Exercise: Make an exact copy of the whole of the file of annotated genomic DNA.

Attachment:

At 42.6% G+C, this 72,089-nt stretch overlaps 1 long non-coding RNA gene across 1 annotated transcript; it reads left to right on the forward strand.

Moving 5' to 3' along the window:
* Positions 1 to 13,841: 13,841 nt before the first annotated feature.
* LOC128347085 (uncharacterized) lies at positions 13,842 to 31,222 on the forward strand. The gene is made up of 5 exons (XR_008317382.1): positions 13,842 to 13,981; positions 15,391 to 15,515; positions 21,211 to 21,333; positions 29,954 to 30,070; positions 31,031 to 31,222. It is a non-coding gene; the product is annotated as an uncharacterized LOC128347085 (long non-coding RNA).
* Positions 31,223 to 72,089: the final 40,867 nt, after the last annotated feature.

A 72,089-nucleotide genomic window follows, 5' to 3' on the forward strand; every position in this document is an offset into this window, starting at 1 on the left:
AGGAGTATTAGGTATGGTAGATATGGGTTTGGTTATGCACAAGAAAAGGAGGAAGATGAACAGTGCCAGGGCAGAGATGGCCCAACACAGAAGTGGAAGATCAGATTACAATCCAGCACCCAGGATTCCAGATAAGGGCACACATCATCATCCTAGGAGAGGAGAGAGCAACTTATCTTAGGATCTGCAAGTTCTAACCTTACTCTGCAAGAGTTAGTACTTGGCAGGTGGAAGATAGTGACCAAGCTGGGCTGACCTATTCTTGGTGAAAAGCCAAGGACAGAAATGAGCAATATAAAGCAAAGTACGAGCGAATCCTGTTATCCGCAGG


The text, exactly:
At 42.6% G+C, this 72,089-nt stretch overlaps 1 long non-coding RNA gene across 1 annotated transcript; it reads left to right on the forward strand.

Moving 5' to 3' along the window:
* Positions 1 to 13,841: 13,841 nt before the first annotated feature.
* LOC128347085 (uncharacterized) lies at positions 13,842 to 31,222 on the forward strand. The gene is made up of 5 exons (XR_008317382.1): positions 13,842 to 13,981; positions 15,391 to 15,515; positions 21,211 to 21,333; positions 29,954 to 30,070; positions 31,031 to 31,222. It is a non-coding gene; the product is annotated as an uncharacterized LOC128347085 (long non-coding RNA).
* Positions 31,223 to 72,089: the final 40,867 nt, after the last annotated feature.

A 72,089-nucleotide genomic window follows, 5' to 3' on the forward strand; every position in this document is an offset into this window, starting at 1 on the left:
AGGAGTATTAGGTATGGTAGATATGGGTTTGGTTATGCACAAGAAAAGGAGGAAGATGAACAGTGCCAGGGCAGAGATGGCCCAACACAGAAGTGGAAGATCAGATTACAATCCAGCACCCAGGATTCCAGATAAGGGCACACATCATCATCCTAGGAGAGGAGAGAGCAACTTATCTTAGGATCTGCAAGTTCTAACCTTACTCTGCAAGAGTTAGTACTTGGCAGGTGGAAGATAGTGACCAAGCTGGGCTGACCTATTCTTGGTGAAAAGCCAAGGACAGAAATGAGCAATATAAAGCAAAGTACGAGCGAATCCTGTTATCCGCAGG